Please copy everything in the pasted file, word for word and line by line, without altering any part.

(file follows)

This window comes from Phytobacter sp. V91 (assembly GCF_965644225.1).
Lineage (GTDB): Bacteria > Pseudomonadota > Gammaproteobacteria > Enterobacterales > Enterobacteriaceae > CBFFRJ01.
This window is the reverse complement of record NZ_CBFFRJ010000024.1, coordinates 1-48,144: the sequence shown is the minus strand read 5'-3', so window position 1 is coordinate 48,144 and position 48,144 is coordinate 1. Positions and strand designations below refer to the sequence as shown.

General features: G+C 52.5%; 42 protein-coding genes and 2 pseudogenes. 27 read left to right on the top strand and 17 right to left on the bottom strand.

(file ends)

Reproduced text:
This window comes from Phytobacter sp. V91 (assembly GCF_965644225.1).
Lineage (GTDB): Bacteria > Pseudomonadota > Gammaproteobacteria > Enterobacterales > Enterobacteriaceae > CBFFRJ01.
This window is the reverse complement of record NZ_CBFFRJ010000024.1, coordinates 1-48,144: the sequence shown is the minus strand read 5'-3', so window position 1 is coordinate 48,144 and position 48,144 is coordinate 1. Positions and strand designations below refer to the sequence as shown.

General features: G+C 52.5%; 42 protein-coding genes and 2 pseudogenes. 27 read left to right on the top strand and 17 right to left on the bottom strand.